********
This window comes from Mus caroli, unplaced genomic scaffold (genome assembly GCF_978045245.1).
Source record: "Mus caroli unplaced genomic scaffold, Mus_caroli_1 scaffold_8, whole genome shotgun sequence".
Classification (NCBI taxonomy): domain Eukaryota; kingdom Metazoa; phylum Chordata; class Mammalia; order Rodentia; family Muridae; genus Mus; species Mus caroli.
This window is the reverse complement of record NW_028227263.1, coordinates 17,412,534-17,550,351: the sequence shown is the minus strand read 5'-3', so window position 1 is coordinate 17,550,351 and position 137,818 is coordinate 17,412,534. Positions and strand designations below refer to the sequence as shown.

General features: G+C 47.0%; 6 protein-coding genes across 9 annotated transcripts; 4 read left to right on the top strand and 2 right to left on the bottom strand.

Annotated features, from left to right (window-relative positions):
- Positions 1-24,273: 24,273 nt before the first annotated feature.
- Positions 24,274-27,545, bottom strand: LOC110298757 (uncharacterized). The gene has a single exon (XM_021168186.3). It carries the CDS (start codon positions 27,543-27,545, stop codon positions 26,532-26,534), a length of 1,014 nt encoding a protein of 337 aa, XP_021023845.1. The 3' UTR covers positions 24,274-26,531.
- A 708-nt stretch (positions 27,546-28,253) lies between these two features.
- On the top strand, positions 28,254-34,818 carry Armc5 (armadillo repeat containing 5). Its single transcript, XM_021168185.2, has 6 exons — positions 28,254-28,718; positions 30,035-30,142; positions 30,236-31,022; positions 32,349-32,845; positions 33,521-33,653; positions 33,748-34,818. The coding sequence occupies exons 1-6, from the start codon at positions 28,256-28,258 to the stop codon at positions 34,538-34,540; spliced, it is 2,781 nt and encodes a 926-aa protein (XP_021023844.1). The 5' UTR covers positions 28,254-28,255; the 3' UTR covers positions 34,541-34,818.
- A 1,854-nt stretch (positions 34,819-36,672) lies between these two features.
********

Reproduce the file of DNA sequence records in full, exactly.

This window comes from Mus caroli, unplaced genomic scaffold (genome assembly GCF_978045245.1).
Source record: "Mus caroli unplaced genomic scaffold, Mus_caroli_1 scaffold_8, whole genome shotgun sequence".
Classification (NCBI taxonomy): domain Eukaryota; kingdom Metazoa; phylum Chordata; class Mammalia; order Rodentia; family Muridae; genus Mus; species Mus caroli.
This window is the reverse complement of record NW_028227263.1, coordinates 17,412,534-17,550,351: the sequence shown is the minus strand read 5'-3', so window position 1 is coordinate 17,550,351 and position 137,818 is coordinate 17,412,534. Positions and strand designations below refer to the sequence as shown.

General features: G+C 47.0%; 6 protein-coding genes across 9 annotated transcripts; 4 read left to right on the top strand and 2 right to left on the bottom strand.

Annotated features, from left to right (window-relative positions):
- Positions 1-24,273: 24,273 nt before the first annotated feature.
- Positions 24,274-27,545, bottom strand: LOC110298757 (uncharacterized). The gene has a single exon (XM_021168186.3). It carries the CDS (start codon positions 27,543-27,545, stop codon positions 26,532-26,534), a length of 1,014 nt encoding a protein of 337 aa, XP_021023845.1. The 3' UTR covers positions 24,274-26,531.
- A 708-nt stretch (positions 27,546-28,253) lies between these two features.
- On the top strand, positions 28,254-34,818 carry Armc5 (armadillo repeat containing 5). Its single transcript, XM_021168185.2, has 6 exons — positions 28,254-28,718; positions 30,035-30,142; positions 30,236-31,022; positions 32,349-32,845; positions 33,521-33,653; positions 33,748-34,818. The coding sequence occupies exons 1-6, from the start codon at positions 28,256-28,258 to the stop codon at positions 34,538-34,540; spliced, it is 2,781 nt and encodes a 926-aa protein (XP_021023844.1). The 5' UTR covers positions 28,254-28,255; the 3' UTR covers positions 34,541-34,818.
- A 1,854-nt stretch (positions 34,819-36,672) lies between these two features.